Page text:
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I see the definitions of them are:

  • Rated current: maximum current the motor draws (or some says the maximum current the motor can endure?)
  • Stall current: the current the motor draws when hold physically
  • Inrush current: the current the motor draws when it just starts to rotate

I have a motor and it only says a rated current. Would it be safely larger than the other two? In other words, if I make sure the circuit can stand the rated current, would it be safe enough in words of current?

Also, is there some general rule like, the stall current is larger than or equal to the inrush, or vice versa?

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I have a motor and it only says a rated current. Would it be safely larger than the other two?

For nearly all motors, the rated current is much less than stall/inrush current. Most motors are rated for continuous operation at rated current. A typical motor can withstand stall current for no more than a few seconds. DC motors that are rated in the kilowatt range typically can not withstand stall current at all. They must always be started using some external means of limiting the current. When such motors were widely used for industrial applications, the de facto standard for the controller short-term current rating was 150% of rated current for 1 minute.

There are motors called torque motors that are designed to operate an extended period of time at stall current.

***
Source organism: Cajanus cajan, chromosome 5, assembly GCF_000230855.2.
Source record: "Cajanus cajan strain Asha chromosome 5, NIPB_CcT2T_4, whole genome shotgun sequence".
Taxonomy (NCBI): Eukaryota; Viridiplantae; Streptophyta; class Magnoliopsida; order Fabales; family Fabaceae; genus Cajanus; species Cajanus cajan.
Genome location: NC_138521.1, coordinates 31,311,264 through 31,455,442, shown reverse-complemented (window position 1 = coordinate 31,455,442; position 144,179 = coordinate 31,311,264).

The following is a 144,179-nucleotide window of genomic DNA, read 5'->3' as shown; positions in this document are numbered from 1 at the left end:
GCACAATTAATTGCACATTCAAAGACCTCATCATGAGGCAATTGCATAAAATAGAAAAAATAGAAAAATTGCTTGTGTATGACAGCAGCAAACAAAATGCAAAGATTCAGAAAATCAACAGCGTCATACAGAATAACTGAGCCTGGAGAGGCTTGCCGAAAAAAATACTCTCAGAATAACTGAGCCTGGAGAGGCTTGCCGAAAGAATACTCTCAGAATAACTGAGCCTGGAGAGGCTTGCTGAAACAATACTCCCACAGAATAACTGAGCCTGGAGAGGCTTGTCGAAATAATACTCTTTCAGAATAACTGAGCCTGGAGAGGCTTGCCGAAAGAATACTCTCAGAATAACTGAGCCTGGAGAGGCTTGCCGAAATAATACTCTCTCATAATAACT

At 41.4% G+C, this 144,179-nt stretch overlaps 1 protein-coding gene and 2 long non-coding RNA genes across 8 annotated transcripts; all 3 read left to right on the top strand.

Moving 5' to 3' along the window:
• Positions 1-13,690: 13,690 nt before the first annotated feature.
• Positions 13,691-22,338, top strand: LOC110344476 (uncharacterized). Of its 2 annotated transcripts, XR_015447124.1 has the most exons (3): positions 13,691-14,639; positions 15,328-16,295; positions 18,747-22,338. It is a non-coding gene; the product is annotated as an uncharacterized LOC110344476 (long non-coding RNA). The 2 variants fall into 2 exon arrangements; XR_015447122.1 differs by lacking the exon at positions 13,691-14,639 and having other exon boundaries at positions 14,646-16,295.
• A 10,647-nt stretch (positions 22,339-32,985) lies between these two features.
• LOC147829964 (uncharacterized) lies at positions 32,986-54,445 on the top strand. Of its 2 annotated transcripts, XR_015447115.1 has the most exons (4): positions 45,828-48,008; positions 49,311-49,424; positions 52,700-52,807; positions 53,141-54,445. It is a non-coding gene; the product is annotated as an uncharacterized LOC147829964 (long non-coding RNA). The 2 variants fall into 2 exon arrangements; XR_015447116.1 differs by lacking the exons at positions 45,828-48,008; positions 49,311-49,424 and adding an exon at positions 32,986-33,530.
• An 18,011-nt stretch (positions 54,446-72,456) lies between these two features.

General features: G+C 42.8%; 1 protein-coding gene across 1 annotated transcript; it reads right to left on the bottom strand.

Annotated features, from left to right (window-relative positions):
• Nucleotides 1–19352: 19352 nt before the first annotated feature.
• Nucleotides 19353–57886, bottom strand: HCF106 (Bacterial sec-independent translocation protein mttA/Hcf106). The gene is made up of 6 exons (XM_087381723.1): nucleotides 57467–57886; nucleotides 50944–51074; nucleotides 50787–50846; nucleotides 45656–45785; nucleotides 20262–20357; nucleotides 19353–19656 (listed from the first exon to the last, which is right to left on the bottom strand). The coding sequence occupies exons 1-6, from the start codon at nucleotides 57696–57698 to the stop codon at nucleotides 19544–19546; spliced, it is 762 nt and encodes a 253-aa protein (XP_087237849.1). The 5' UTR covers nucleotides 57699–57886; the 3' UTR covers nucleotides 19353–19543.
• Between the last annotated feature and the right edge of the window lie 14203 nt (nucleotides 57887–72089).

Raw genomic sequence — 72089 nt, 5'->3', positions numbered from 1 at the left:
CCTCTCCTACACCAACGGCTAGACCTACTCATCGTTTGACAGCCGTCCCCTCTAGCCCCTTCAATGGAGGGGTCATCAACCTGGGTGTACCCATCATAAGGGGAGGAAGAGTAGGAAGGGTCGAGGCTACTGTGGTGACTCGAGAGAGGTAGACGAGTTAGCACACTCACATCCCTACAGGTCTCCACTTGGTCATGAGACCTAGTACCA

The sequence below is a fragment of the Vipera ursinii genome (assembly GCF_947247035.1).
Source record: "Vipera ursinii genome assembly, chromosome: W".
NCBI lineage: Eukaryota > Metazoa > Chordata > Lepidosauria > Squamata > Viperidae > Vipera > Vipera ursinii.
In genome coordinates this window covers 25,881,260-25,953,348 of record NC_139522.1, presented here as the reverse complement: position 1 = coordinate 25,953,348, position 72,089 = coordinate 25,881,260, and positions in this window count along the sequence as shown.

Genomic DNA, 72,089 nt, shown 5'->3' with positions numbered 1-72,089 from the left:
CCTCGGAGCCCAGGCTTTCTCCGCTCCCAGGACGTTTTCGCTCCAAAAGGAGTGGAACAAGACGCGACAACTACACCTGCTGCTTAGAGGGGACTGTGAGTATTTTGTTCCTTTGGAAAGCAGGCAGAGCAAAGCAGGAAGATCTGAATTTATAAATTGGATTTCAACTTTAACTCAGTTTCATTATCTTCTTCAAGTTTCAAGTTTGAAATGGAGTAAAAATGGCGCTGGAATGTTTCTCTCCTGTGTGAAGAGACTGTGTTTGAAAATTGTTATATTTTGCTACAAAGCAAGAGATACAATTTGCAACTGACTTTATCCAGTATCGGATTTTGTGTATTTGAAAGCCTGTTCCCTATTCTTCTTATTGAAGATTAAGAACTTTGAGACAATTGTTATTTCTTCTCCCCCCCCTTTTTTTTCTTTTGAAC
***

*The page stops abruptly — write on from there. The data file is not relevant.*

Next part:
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  • \$\begingroup\$ +1 To your points, I've picked a random small DC motor. I was aiming for something with good documentation, but otherwise run-of-the-mill. Max continuous current is 2x to 4x smaller than stall current. \$\endgroup\$ – Nick Alexeev Nov 17 '17 at 6:58
  • \$\begingroup\$ +1 but "DC motors that are rated in the kilowatt range typically can not withstand stall current at all" might need rewording. They can not withstand the coil resistance stall current, but can withstand a maximum start current for a short while, which, as you say, needs to be controlled, but will be more than the rated current, or you could never get it going in the first place. \$\endgroup\$ – Trevor_G Nov 17 '17 at 14:28
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    \$\begingroup\$ @Trevor: answer revised \$\endgroup\$ – Charles Cowie Nov 17 '17 at 15:11
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[disclaimer: I'm not an expert on electric motors.]

Is there some general rule like, the stall current is larger than or equal to the inrush, or vice versa?

No, there is no general rule like that. Once in my previous life, I've had to deal with a motor1 which could overheat and burn if it remained stalled for an hour. The maximum allowed stall depended on the ambient temperature and air flow. For this reason, some motors are equipped with thermal cutoffs.

1 Unable to recall the model or datasheet at this time.

  • Stall current: the current the motor draws when hold physically
  • Inrush current: the current the motor draws when it just starts to rotate

The current which the motor draws when it just starts to rotate is equal to the stall current.

enter image description here (source)
The spike around 300 is spin-up (inrush) current.

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